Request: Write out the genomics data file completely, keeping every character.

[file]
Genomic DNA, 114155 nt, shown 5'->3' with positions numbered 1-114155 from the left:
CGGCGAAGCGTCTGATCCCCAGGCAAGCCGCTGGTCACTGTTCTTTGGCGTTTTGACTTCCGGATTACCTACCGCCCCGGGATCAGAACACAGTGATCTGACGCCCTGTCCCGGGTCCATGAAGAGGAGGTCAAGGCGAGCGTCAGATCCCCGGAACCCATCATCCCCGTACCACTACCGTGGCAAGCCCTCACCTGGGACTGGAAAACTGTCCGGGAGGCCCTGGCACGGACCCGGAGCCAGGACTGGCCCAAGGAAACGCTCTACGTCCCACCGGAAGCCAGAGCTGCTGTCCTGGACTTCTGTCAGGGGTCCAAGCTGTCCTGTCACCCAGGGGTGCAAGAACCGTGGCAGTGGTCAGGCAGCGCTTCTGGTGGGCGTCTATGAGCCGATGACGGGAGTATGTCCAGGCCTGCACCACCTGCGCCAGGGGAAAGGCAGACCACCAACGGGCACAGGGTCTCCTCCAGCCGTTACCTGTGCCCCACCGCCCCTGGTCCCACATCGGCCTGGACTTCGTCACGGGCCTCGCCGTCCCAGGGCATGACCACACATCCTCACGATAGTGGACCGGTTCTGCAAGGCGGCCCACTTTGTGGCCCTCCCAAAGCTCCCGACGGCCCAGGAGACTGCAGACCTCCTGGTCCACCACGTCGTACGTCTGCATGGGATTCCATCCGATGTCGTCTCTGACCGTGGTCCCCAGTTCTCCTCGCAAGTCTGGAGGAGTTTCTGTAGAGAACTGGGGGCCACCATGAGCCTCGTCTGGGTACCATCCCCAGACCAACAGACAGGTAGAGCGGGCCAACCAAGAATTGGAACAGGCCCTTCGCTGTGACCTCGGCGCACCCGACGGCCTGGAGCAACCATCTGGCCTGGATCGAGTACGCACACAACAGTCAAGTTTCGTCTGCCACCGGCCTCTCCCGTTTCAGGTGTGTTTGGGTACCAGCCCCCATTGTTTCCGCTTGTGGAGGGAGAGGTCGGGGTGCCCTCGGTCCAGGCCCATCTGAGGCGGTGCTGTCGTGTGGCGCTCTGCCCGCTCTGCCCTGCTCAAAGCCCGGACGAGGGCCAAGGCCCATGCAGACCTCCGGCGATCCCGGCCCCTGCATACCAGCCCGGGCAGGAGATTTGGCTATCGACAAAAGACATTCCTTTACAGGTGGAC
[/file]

Genomic DNA, 114155 nt, shown 5'->3' with positions numbered 1-114155 from the left:
CGGCGAAGCGTCTGATCCCCAGGCAAGCCGCTGGTCACTGTTCTTTGGCGTTTTGACTTCCGGATTACCTACCGCCCCGGGATCAGAACACAGTGATCTGACGCCCTGTCCCGGGTCCATGAAGAGGAGGTCAAGGCGAGCGTCAGATCCCCGGAACCCATCATCCCCGTACCACTACCGTGGCAAGCCCTCACCTGGGACTGGAAAACTGTCCGGGAGGCCCTGGCACGGACCCGGAGCCAGGACTGGCCCAAGGAAACGCTCTACGTCCCACCGGAAGCCAGAGCTGCTGTCCTGGACTTCTGTCAGGGGTCCAAGCTGTCCTGTCACCCAGGGGTGCAAGAACCGTGGCAGTGGTCAGGCAGCGCTTCTGGTGGGCGTCTATGAGCCGATGACGGGAGTATGTCCAGGCCTGCACCACCTGCGCCAGGGGAAAGGCAGACCACCAACGGGCACAGGGTCTCCTCCAGCCGTTACCTGTGCCCCACCGCCCCTGGTCCCACATCGGCCTGGACTTCGTCACGGGCCTCGCCGTCCCAGGGCATGACCACACATCCTCACGATAGTGGACCGGTTCTGCAAGGCGGCCCACTTTGTGGCCCTCCCAAAGCTCCCGACGGCCCAGGAGACTGCAGACCTCCTGGTCCACCACGTCGTACGTCTGCATGGGATTCCATCCGATGTCGTCTCTGACCGTGGTCCCCAGTTCTCCTCGCAAGTCTGGAGGAGTTTCTGTAGAGAACTGGGGGCCACCATGAGCCTCGTCTGGGTACCATCCCCAGACCAACAGACAGGTAGAGCGGGCCAACCAAGAATTGGAACAGGCCCTTCGCTGTGACCTCGGCGCACCCGACGGCCTGGAGCAACCATCTGGCCTGGATCGAGTACGCACACAACAGTCAAGTTTCGTCTGCCACCGGCCTCTCCCGTTTCAGGTGTGTTTGGGTACCAGCCCCCATTGTTTCCGCTTGTGGAGGGAGAGGTCGGGGTGCCCTCGGTCCAGGCCCATCTGAGGCGGTGCTGTCGTGTGGCGCTCTGCCCGCTCTGCCCTGCTCAAAGCCCGGACGAGGGCCAAGGCCCATGCAGACCTCCGGCGATCCCGGCCCCTGCATACCAGCCCGGGCAGGAGATTTGGCTATCGACAAAAGACATTCCTTTACAGGTGGAC